Sometimes with a car behind me, I might even use them with much advance notice to them of my slowing and turning, to cause them to stop behind and become my rear end crumple zone. That's mostly on more congested roads.

With more traffic on a road, I'd not want to move over to the edge, have the car behind slip by, but the car or cars behind him be surprised to find me sitting there.

At least one time, about 10pm on a 4 lane, light traffic road at that hour, I was over to the left edge to make a left turn, waiting for oncoming traffic to pass. A small car driven by a teen came flying up behind me in the left lane. She swerved around me, and I was glad I gave her space.

I often do the same for right turns. Where I show brake lights and turn signal, but still get to the right edge of my lane to make the turn. Often to the right of the fog line. I'm just letting the antsy driver go.
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commonground
Male Standard Member
155 Posts


Windsor, PA
USA

Yamaha

V Star 1300

Posted - 10/22/2015 :  6:42 PM
I don't think that there is a hard fast rule. It depends upon the situation. I try to make myself as visible as possible with hand signals in addition to pumping the brake lever to flash the tail light a good ways back and then watch the mirrors while I am stopped. Hopefully I can scoot if needed.

In Pennsylvania it is not illegal to pass a stopped vehicle waiting on a left turn. If you don't give them room, some tend to take it. I usually stay close to the centerline to give them room to pass but, I do not like these situations and avoid them if possible.
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SkootchNC
Male Advanced Member
1063 Posts
[Mentor]


raleigh, north carolina
USA

Harley-Davidson

road glide

Posted - 10/23/2015 :  6:43 PM
There isn't a lot you could have done differently.... MAYBE tap your brakes as the car approaches... in case they don't see you (and being stationary, there is a good chance they won't see you).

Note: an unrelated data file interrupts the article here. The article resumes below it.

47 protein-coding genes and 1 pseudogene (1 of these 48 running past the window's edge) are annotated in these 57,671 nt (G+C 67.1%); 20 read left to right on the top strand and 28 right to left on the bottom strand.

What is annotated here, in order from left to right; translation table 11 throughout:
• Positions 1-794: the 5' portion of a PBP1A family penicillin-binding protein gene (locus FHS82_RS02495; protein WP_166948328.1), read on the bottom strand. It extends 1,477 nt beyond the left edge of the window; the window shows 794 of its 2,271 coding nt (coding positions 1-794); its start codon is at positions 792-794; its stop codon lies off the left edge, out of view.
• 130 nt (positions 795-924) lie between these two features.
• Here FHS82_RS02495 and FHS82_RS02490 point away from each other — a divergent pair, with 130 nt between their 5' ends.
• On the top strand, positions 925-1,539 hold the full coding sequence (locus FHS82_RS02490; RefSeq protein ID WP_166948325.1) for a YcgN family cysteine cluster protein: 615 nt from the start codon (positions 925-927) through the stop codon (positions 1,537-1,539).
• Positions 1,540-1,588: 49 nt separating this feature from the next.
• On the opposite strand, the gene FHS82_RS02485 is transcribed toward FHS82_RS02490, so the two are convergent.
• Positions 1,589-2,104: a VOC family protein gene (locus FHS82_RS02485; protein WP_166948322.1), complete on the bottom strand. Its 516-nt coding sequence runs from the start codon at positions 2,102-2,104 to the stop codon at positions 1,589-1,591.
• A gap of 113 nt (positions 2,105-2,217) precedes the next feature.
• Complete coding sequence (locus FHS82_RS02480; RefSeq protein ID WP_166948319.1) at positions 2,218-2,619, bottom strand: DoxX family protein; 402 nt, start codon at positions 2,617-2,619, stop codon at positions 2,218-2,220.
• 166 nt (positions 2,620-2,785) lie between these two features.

I also live in a neighborhood, where I have to turn left from a busy secondary road. I wear yellowish Deer Skin gloves, and often use me hand signals, and well as the bike's signals.
Slow down... Turn Left... I BELIEVE the motion, will help attract the driver's attention. Trick to being SEEN... is to stand out from the pavement... Hi-Vis is a start.

Getting too close to the center line, opens you up to increased danger of a head-on.

There is positive and negative to any position in the lane.... sometimes the best course is to circumnavigate, and approach the hood, as a right turn...
it just depends
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wmcooper
Male Junior Member
33 Posts


perry, ga
USA

Honda

shadow aero

Posted - 10/26/2015 :  2:46 PM
Just a brief follow up. Turning left into the neighborhood again but this time in my truck and I was stopped waiting for a car in the other lane to turn right into the hood. A car behind that one decided it didn't want to slow down and swerved a couple wheels into my lane. Had I been on the bike near the center line like before then it would not have been a good situation. Maybe I should move to a safer neighborhood? oh my! :)
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commonground
Male Standard Member
155 Posts


Windsor, PA
USA

Yamaha

V Star 1300

Posted - 10/26/2015 :  3:51 PM
Is there another entrance into the hood that you could use? Is there a place on down the road where you can do a U-turn and come back and make right hand turn? If both answers are "NO" then it is a high risk area in which you will have to use extreme caution. Visibility, Visibility, Visibility
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bachman1961
Male Advanced Member
2263 Posts
[Mentor]


colorado springs, co
USA

Honda

CB750 NightHawk

Posted - 10/27/2015 :  12:06 AM
quote:
Originally posted by wmcooper

Just a brief follow up. Turning left into the neighborhood again but this time in my truck and I was stopped waiting for a car in the other lane to turn right into the hood. A car behind that one decided it didn't want to slow down and swerved a couple wheels into my lane. Had I been on the bike near the center line like before then it would not have been a good situation. Maybe I should move to a safer neighborhood? oh my! :)